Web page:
Today the question our leader in the south has been asking all of us is Why? What is the why to what we do?

This was the why for William Booth:

“Some men’s ambition is art. Some men’s ambition is fame. Some men’s ambition is gold. My ambition is the souls of men.”

May that continue to be the why not just for The Salvation Army but for every believer.

For I was hungry, and you fed me. I was thirsty, and you gave me a drink. I was a stranger, and you invited me into your home. 36 I was naked, and you gave me clothing. I was sick, and you cared for me. I was in prison, and you visited me.’

37 “Then these righteous ones will reply, ‘Lord, when did we ever see you hungry and feed you? Or thirsty and give you something to drink? 38 Or a stranger and show you hospitality? Or naked and give you clothing? 39 When did we ever see you sick or in prison and visit you?’

40 “And the King will say, ‘I tell you the truth, when you did it to one of the least of these my brothers and sisters,[f] you were doing it to me!’ Matthew 25:35-40 NLT 

 

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Our son-in-law was planning a surprise Mother’s Day getaway for our daughter. He let our granddaughter in on the secret. I imagine there were plenty of smiles and knowing looks between them leading up to the reveal.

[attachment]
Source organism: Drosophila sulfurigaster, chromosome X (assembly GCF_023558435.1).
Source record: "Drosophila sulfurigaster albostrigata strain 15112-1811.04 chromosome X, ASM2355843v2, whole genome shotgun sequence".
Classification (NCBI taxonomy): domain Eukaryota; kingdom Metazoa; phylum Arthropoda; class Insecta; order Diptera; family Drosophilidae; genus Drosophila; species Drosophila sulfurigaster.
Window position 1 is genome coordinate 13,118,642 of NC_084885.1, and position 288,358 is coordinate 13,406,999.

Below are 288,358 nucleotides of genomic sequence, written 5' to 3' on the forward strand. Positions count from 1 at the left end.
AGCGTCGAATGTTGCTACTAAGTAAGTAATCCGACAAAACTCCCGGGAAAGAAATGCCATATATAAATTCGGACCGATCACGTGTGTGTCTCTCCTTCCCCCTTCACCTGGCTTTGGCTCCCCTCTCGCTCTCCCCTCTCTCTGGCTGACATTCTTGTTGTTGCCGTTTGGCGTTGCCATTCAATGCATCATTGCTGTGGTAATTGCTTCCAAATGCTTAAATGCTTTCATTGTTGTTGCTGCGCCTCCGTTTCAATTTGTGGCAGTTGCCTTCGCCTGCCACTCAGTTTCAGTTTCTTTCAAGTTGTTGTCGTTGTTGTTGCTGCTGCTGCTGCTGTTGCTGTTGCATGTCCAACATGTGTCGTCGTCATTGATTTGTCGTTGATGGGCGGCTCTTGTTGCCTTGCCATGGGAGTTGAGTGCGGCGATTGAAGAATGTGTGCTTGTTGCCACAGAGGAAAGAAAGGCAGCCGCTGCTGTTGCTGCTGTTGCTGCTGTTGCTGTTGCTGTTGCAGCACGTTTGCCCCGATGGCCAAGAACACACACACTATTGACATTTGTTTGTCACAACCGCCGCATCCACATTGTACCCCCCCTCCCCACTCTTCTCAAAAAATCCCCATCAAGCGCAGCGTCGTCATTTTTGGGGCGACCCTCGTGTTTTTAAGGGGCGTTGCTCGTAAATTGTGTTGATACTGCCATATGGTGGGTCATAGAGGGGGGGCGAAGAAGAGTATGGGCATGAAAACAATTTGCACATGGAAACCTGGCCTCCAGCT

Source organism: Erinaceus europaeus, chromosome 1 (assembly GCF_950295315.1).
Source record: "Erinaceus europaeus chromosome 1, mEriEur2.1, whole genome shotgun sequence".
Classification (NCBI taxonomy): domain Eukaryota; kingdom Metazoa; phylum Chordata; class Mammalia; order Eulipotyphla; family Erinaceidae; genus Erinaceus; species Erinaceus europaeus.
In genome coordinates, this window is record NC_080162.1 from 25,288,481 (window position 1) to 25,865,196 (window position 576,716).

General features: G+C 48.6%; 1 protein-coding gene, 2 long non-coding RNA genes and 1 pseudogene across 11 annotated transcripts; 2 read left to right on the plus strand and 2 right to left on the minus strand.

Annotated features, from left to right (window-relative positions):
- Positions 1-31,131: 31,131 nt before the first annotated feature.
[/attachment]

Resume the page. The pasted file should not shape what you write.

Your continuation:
A few days before Mother’s Day, our grandaughter sweetly said to her mama, “I wish I could spend more time with you on Mother’s Day. But I hope you have a good time in Charleston.” OOPS!

The secret was out!

The 10-year old felt awful having spoiled the surprise. Our daughter assured her it was okay. It was an accident.

Surprises make fun secrets. We like being part of the buildup. We anticipate the smiles and joys. It’s a lot like opening a beautifully wrapped gift.

Those are the good secrets. But there are ones that are harder to carry yet we can’t seem to let them out.

Working in our community of people who struggle with addiction and other issues we have a different take on secrets. We remind them and ourselves: we’re as sick as our secrets.

Things we regret. Things done against us. Past acts. Desires we can’t seem to change. Too many carry the weight of secrets that can burden us with shame and even depression.

These are the secrets that need to be told, often to a professional.